When two top managers of the hot startup of electric cars made stocks of shares, which later attracted close attention, they were helped accounting firm BDO USA, the car company reports. BDO was also the auditor of the company they ran.
The dual roles that BDO performed in Electric Last Mile Solutions Inc.
typical of potential conflicts of interest faced by auditors. Relationships like this are under the scrutiny of the Securities and Exchange Commission, people close to the investigation said.
The carmaker said it took an internal investigation to find out that the BDO is advising its chairman Jason Law and CEO James Taylor. Both executives have resigned and their stock deals are being investigated by the SEC, the company said in March.
BDO is one of several mid-level accounting firms that have been caught as part of an extensive SEC investigation into conflicts of interest by auditors, Said one of the people close to the investigation. The investigation also includes the accounting firms of the “Big Four” Deloitte, Ernst & Young, KPMG and PricewaterhouseCoopers, previously reported by The Wall Street Journal.
A BDO spokesman did not respond to requests for comment. BDO in documents rejected the company’s claim that it helped “create and structure” deals with shares, but did not comment on whether it advised executives.
A spokesman for Electric Last Mile Solutions declined to comment, as did a spokesman for its former chairman, Mr. Lo. Former CEO Mr. Taylor did not respond to requests for comment. The SEC also did not respond to inquiries.
Electric Last Mile said the investigation revealed that two executives bought its shares at “significant discounts to market value” in late 2020 before the shares went public, through a special purpose acquisition company. He accused the two men of giving investigators answers that allegedly did not match the documents.
BDO resigned as auditor of Electric Last Mile Solutions in February, citing fears that illegal action could occur. The company decided after an internal investigation that it needed to list previous financial statements audited by BDO, in light of the share transactions on which the accounting firm allegedly consulted.
The SEC investigation reflects concerns about the growing reliance of large accounting firms on sales consulting and tax services that offer higher margins and greater growth potential than their core auditing business.
According to data provider Monadnock Research LLC, last year the Big Four of them earned $ 115 billion worldwide on consulting and tax services, more than double the $ 53 billion from audits. Between 2011 and 2021, four companies increased their total global revenue from consulting and tax work by 96%, well ahead of the 17% increase in audit fees over the same period, Monadnock data show.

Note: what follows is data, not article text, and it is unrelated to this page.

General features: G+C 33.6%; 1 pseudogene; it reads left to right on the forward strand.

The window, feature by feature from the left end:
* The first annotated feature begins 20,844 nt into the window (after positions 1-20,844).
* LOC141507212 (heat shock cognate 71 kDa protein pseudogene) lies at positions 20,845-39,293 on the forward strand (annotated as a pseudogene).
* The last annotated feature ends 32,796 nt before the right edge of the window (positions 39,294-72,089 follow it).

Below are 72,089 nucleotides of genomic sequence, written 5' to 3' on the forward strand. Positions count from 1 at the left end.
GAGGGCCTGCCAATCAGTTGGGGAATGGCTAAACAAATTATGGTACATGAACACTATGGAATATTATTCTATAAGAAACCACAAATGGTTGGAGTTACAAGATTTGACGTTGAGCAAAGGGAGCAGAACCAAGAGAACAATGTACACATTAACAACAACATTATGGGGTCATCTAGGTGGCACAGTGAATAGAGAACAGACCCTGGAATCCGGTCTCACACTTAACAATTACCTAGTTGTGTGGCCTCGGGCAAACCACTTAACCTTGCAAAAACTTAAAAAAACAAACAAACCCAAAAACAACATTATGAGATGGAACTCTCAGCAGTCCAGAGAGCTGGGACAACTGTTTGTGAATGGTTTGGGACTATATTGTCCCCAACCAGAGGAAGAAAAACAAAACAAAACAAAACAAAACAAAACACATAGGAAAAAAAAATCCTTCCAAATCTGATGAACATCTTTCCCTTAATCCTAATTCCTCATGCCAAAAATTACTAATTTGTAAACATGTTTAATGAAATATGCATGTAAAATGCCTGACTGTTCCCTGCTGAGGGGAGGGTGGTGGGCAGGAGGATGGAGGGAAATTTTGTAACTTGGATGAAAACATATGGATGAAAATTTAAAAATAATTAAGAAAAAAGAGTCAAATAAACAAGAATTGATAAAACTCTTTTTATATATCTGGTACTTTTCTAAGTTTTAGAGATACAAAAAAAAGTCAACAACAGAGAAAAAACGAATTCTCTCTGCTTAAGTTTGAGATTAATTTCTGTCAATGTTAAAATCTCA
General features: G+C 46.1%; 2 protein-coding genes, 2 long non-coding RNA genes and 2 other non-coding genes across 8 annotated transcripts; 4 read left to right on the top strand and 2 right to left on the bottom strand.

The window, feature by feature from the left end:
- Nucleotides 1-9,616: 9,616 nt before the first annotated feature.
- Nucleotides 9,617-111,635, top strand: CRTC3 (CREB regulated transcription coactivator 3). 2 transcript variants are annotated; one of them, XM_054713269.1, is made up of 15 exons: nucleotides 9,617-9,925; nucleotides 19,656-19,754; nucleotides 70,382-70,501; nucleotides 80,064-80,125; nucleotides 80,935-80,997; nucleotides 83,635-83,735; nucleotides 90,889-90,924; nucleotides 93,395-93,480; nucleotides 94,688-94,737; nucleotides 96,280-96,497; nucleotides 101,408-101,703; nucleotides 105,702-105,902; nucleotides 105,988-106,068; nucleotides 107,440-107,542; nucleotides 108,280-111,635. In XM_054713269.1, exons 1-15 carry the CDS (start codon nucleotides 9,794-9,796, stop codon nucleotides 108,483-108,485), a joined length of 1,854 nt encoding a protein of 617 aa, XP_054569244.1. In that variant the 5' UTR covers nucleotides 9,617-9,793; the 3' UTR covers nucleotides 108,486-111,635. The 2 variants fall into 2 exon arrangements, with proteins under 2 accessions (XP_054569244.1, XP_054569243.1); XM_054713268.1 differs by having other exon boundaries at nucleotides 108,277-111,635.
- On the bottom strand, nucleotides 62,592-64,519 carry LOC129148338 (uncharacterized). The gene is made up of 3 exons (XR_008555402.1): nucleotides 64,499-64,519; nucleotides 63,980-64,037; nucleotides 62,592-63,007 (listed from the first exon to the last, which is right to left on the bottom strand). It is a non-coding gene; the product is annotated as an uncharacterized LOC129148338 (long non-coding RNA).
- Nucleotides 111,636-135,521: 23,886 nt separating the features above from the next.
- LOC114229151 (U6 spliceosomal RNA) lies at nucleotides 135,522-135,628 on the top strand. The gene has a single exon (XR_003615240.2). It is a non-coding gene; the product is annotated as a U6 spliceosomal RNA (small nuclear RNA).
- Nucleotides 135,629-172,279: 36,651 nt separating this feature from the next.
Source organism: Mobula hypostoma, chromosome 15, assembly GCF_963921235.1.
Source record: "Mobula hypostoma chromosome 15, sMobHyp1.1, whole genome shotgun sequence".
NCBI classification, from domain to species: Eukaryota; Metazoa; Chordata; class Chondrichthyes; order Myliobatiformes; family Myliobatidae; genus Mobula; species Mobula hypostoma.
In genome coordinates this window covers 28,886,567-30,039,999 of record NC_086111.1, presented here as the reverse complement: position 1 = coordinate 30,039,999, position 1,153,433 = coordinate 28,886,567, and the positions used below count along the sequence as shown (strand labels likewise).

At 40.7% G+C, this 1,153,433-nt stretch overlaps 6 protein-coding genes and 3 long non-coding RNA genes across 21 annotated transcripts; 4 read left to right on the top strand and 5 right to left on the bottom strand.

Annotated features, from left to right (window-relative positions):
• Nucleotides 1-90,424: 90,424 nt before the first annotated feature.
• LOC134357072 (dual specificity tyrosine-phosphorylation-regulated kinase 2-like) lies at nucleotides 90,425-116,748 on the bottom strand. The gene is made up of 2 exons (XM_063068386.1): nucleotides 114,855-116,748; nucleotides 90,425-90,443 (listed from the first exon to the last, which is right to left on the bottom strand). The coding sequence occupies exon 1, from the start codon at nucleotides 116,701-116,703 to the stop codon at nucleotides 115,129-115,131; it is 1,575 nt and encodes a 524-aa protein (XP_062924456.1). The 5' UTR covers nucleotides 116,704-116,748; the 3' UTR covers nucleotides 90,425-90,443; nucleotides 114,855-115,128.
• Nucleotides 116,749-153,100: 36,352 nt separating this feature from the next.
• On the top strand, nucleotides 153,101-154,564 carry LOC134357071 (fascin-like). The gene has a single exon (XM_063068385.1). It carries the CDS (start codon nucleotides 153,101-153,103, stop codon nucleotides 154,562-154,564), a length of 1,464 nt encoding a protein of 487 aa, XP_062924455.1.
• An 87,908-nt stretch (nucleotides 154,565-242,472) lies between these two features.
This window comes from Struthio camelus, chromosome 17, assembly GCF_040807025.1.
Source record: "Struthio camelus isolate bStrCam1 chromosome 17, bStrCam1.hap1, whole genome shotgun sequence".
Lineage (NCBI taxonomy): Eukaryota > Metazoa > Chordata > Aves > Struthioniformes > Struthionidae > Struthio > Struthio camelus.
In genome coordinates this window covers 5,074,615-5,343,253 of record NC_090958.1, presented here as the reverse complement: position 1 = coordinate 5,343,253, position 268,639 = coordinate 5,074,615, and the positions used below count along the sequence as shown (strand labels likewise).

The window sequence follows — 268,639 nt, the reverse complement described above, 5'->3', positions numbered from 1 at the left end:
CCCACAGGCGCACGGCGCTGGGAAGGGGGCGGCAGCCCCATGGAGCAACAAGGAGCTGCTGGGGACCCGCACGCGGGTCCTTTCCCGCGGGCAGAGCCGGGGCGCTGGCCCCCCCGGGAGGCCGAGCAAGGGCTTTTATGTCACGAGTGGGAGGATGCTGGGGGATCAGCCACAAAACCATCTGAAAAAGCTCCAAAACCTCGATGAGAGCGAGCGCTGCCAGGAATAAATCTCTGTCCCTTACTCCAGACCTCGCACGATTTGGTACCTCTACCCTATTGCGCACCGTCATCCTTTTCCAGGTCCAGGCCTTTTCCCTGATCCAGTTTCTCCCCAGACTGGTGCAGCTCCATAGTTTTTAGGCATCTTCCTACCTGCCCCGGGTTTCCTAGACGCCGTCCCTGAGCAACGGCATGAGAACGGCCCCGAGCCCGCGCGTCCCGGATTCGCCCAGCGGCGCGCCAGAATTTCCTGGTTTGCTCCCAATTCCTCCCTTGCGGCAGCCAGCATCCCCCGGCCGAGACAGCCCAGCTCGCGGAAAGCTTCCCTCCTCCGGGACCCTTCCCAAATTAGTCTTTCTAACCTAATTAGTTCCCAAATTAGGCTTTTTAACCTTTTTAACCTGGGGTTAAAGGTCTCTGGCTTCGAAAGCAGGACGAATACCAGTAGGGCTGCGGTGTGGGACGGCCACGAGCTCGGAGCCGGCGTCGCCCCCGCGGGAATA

A Deloitte spokesman said the firm’s interdisciplinary approach “allows us to conduct high-quality audits for the benefit of the investing public.” A PwC spokesman said that “independence is the core of conducting a quality audit, at the heart of PwC’s culture and fundamental to everything we do”. Representatives of KPMG and EY declined to comment.
The Accounting and Industry Group of the Audit Quality Center stated that an average of 90% of the total amount of fees paid by a company listed on the SEC to its audit accounted for the audit or audit-related services. Most of the remaining fees went to the tax authorities.
Concerns about the poor quality of auditing are at the heart of reforms under way in the UK. The Big Four firms separate their audit operations from the rest of the business in response to regulatory demands. The measure came after a series of accounting scandals.
In the U.S., senior SEC officials in recent months have publicly warned accounting firms not to “creatively apply [independence] rules, ”and said sanctions may need to be stepped up to prevent violations.
The agency’s ongoing conflict of interest investigation is looking for violations of rules that prohibit accounting firms from selling certain services to audit clients, people close to the investigation said. The accounting firm RSM US was fined $ 950,000 in 2019 for selling services ranging from accounting to lending staff while working on more than 100 audits.
RSM said that when it settled the SEC’s allegations without acknowledging responsibility, it was “committed to the highest standards of honesty and audit quality.” The spokeswoman declined to comment further.
SEC investigators are also considering situations where an audit firm sells non-audit services that are not banned, such as some tax services, said people close to the investigation. Even if there is no specific prohibition, SEC rules impose a general requirement on auditors to be independent “in fact and in appearance”.
In a state lawsuit filed in Texas in June 2020, accounting firm Ryan LLC accused EY of violating its independence from auditing, including auditing its own work related to the tax authorities. Ryan says EY is engaged in oil and gas tax consulting, similar to Ryan’s services. EY later reviewed tax work as part of its annual audit, as alleged in Ryan’s lawsuit, which creates a conflict of interest that is prohibited by U.S. law.
Ryan did not name specific EY customers in his lawsuit. The Texas firm argued that EY’s auditors improperly obtained Ryan’s methodologies for calculating exit taxes and royalties, which allowed EY to market competing services.
An EY spokesman said the company strongly disputes Ryan’s claims and strongly challenges them in a Harris County court, Texas. The Big Four accounting firm has sought to dismiss part of the case and is awaiting a decision from the state appeals court on the petition. The civil case is scheduled for October.
Email Gene Eaglesham at Jean.Eaglesham@wsj.com and Dave Michaels at firstname.lastname@example.org
Copyright © 2022 Dow Jones & Company, Inc. All rights reserved. 87990cbe856818d5eddac44c7b1cdeb8